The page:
Dissolution Of Soil Native Iron By Chelating Agents

When the Fe-chelate releases Fe to the plant, the chelating agent may dissolve native Fe (Figure 5-1), which can be then transported to the plant (Chen and Barak, 1982; Lindsay, 1995; Lucena, 2003). However, the importance of this dissolution process in plant Fe nutrition is not well known. Schwertmann (1991) reviewed the knowledge on the processes of dissolution of Fe oxides, indicating that most of the studies concerning chelating agents have been done for the estimation of the plant-available Fe. The chelating agent may dissolve native Fe present in the solid phases. This is a kinetically controlled process that depends on the chelating agent (Stone, 1977), the nature of the solid phase (Schwertmann 1991; Perez-Sanz and Lucena 1995; Nowack and Sigg, 1997) and the soil conditions. The rate of dissolution may be the limiting factor for the whole process. It has been hypothesized that kinetics, rather than equilibrium, probably controls the speciation of low stability complexes (such as phytosiderophores; Stone, 1977). Perez-Sanz and Lucena (1995) studied the kinetic parameters for the Fe dissolution of different Fe oxides in presence of o,o-EDDHA. Results showed that amorphous Fe(OH)3 had a higher dissolution rate than goethite, maghemite and magnetite. Dissolution rate from amorphous Fe(OH)3 and goethite follows a first order kinetics, while from maghemite and magnetite the order of the reaction was 2. This implies that for the last two the dissolution rate increases with the amount of free o,o-EDDHA in the media, conversely to what happens for amorphous Fe(OH)3 and goethite. In the same study, the dissolution rate was compared with the Fe nutrition of sunflower grown in hydroponics in presence of both o,o- EDDHA/Fe3+ and different Fe oxides separated from the nutrient solution by a dialysis bag. Authors concluded that Fe uptake was higher when using the Fe oxides with higher dissolution rates. Recently, the dissolution rate of Fe from different soils and Fe oxides by EDTA, o,o-EDDHA and o,p-EDDHA has been compared (Garcia-Marco et al., 2005). The amount of Fe solubilized with time fitted well to the equation:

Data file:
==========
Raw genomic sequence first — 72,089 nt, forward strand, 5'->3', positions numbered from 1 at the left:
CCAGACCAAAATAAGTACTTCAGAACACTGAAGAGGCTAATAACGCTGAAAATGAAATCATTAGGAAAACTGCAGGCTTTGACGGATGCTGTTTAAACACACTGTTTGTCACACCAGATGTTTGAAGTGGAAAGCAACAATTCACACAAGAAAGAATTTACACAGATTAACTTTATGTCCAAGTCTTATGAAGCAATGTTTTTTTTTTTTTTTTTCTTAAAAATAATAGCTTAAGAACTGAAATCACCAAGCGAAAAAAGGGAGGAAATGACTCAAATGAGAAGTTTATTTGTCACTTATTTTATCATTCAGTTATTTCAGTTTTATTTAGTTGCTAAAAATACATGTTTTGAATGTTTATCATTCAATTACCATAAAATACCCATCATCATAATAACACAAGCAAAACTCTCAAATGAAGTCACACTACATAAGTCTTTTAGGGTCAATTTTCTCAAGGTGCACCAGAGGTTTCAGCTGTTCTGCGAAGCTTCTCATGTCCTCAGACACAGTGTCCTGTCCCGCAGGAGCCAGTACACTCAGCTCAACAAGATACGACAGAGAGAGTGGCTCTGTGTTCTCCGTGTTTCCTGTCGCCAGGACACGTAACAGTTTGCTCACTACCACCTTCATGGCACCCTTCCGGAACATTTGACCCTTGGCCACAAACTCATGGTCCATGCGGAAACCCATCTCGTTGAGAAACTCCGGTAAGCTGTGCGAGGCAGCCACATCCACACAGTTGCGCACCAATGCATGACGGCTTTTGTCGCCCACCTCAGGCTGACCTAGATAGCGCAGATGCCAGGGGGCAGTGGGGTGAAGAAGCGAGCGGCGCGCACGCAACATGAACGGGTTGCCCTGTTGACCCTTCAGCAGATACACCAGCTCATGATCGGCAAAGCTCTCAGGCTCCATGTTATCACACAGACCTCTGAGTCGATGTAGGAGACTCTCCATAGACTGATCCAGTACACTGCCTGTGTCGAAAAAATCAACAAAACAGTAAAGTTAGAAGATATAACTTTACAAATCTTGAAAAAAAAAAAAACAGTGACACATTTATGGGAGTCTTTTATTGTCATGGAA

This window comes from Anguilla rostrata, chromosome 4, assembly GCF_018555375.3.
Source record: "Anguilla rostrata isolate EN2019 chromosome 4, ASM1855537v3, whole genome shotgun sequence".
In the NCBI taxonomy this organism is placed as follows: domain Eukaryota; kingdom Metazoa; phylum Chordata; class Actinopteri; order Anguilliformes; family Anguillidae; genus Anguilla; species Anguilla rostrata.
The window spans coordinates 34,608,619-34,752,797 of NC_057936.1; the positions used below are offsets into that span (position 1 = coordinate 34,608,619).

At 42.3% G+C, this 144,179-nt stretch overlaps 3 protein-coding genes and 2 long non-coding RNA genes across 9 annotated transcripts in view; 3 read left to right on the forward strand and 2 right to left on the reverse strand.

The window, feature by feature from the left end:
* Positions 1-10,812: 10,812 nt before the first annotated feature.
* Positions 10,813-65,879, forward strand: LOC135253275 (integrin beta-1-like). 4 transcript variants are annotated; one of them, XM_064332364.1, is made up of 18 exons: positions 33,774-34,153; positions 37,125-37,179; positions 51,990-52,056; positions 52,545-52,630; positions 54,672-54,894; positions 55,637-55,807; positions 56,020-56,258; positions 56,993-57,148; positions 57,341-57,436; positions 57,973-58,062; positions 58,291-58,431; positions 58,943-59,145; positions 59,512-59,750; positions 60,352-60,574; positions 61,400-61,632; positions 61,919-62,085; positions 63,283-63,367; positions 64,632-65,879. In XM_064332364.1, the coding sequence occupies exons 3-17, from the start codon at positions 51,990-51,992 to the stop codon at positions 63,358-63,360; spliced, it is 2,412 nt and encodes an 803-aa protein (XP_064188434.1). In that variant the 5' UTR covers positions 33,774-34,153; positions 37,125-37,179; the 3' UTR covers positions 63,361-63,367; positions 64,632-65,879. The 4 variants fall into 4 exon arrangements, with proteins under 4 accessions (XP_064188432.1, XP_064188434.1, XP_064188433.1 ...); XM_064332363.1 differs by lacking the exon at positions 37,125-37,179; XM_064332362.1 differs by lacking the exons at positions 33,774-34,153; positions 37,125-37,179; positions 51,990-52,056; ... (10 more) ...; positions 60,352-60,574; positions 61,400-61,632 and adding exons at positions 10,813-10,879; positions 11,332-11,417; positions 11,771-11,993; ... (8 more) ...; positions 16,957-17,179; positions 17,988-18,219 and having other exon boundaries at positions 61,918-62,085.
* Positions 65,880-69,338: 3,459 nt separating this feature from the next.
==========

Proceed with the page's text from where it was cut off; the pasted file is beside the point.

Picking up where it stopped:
Fe(pmol / g) = —(1) t1/2 + t where Fe (^mol/g) is the amount of Fe solubilized by the chelating agent for a time t, Femax is the maximum amount of Fe that can be dissolved for that chelating agent and t1/2 (half time) is the time needed to dissolve half of the Femax. This last parameter is an index of the rate of dissolution, and it is presented for the materials studied in Table 5-1. The lower the value of t1/2, the faster the dissolution process. It can be observed that the dissolution of o,p-EDDHA is faster than that of o,o-EDDHA, and also that EDTA dissolves Fe from all the materials used. However, the maximum amount of Fe that can be dissolved was largest for o,o-EDDHA and very low for EDTA.

Table 5-1. Kinetic parameters for the dissolution process of Fe oxides and soils in 100 ^M chelating agents.

Maghemite

Goethite

Fe(OH)3amp

Soil-1

Soil-2

SCS

Half time (t1/2,

hours)

EDTA

10.7

472.1*

3.5

1.91

1.38

1.62

o,o-EDDHA

2.3

91.5

3.1

0.56

1.80

3.14

o,_p-EDDHA

1.3

6.1

0.5

0.22

0.22

0.13

Femax (% of the chelating capacity)

EDTA

12.3

4.4

1.1

4.1

8.4

2.8

o,o-EDDHA

79.5

101.5

29.4

18.2

47.9

40.0

o,_p-EDDHA

59.6

10.6

2.4

5.2

22.4

7.9

Soil-1 and Soil-2: calcareous agricultural soils. SCS: standard of calcareous soils. *Predicted from the experimental data.

Soil-1 and Soil-2: calcareous agricultural soils. SCS: standard of calcareous soils. *Predicted from the experimental data.

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